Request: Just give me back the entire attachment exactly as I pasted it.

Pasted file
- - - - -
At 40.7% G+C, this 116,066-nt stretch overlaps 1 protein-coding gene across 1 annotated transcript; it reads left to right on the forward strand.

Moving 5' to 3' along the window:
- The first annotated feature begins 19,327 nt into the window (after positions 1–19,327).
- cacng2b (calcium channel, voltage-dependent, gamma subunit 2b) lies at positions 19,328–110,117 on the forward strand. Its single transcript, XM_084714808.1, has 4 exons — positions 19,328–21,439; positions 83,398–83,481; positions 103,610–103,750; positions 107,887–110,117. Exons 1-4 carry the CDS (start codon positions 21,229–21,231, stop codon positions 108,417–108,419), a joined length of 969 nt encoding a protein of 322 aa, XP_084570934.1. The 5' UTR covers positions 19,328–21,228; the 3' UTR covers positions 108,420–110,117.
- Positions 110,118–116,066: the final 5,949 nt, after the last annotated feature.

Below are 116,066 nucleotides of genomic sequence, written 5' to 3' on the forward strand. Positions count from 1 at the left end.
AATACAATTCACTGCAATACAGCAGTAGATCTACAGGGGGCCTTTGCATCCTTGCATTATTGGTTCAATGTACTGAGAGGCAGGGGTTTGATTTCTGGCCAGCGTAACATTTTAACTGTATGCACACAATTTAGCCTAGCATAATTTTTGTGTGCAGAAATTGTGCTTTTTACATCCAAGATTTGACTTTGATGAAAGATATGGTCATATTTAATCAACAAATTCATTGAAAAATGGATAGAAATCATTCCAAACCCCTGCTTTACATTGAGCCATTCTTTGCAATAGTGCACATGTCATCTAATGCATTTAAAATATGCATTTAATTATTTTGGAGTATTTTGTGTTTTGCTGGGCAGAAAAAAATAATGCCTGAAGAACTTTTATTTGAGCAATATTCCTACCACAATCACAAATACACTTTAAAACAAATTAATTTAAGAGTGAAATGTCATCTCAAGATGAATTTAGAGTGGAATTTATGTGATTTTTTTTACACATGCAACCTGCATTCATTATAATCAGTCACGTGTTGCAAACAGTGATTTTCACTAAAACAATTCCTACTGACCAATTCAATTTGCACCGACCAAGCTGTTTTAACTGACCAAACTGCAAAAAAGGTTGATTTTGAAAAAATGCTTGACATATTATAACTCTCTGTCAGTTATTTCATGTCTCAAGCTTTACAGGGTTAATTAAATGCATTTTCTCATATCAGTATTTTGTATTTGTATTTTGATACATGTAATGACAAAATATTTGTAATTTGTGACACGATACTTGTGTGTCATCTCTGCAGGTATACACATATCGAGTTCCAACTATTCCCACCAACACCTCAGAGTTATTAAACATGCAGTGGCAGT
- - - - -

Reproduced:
At 40.7% G+C, this 116,066-nt stretch overlaps 1 protein-coding gene across 1 annotated transcript; it reads left to right on the forward strand.

Moving 5' to 3' along the window:
- The first annotated feature begins 19,327 nt into the window (after positions 1–19,327).
- cacng2b (calcium channel, voltage-dependent, gamma subunit 2b) lies at positions 19,328–110,117 on the forward strand. Its single transcript, XM_084714808.1, has 4 exons — positions 19,328–21,439; positions 83,398–83,481; positions 103,610–103,750; positions 107,887–110,117. Exons 1-4 carry the CDS (start codon positions 21,229–21,231, stop codon positions 108,417–108,419), a joined length of 969 nt encoding a protein of 322 aa, XP_084570934.1. The 5' UTR covers positions 19,328–21,228; the 3' UTR covers positions 108,420–110,117.
- Positions 110,118–116,066: the final 5,949 nt, after the last annotated feature.

Below are 116,066 nucleotides of genomic sequence, written 5' to 3' on the forward strand. Positions count from 1 at the left end.
AATACAATTCACTGCAATACAGCAGTAGATCTACAGGGGGCCTTTGCATCCTTGCATTATTGGTTCAATGTACTGAGAGGCAGGGGTTTGATTTCTGGCCAGCGTAACATTTTAACTGTATGCACACAATTTAGCCTAGCATAATTTTTGTGTGCAGAAATTGTGCTTTTTACATCCAAGATTTGACTTTGATGAAAGATATGGTCATATTTAATCAACAAATTCATTGAAAAATGGATAGAAATCATTCCAAACCCCTGCTTTACATTGAGCCATTCTTTGCAATAGTGCACATGTCATCTAATGCATTTAAAATATGCATTTAATTATTTTGGAGTATTTTGTGTTTTGCTGGGCAGAAAAAAATAATGCCTGAAGAACTTTTATTTGAGCAATATTCCTACCACAATCACAAATACACTTTAAAACAAATTAATTTAAGAGTGAAATGTCATCTCAAGATGAATTTAGAGTGGAATTTATGTGATTTTTTTTACACATGCAACCTGCATTCATTATAATCAGTCACGTGTTGCAAACAGTGATTTTCACTAAAACAATTCCTACTGACCAATTCAATTTGCACCGACCAAGCTGTTTTAACTGACCAAACTGCAAAAAAGGTTGATTTTGAAAAAATGCTTGACATATTATAACTCTCTGTCAGTTATTTCATGTCTCAAGCTTTACAGGGTTAATTAAATGCATTTTCTCATATCAGTATTTTGTATTTGTATTTTGATACATGTAATGACAAAATATTTGTAATTTGTGACACGATACTTGTGTGTCATCTCTGCAGGTATACACATATCGAGTTCCAACTATTCCCACCAACACCTCAGAGTTATTAAACATGCAGTGGCAGT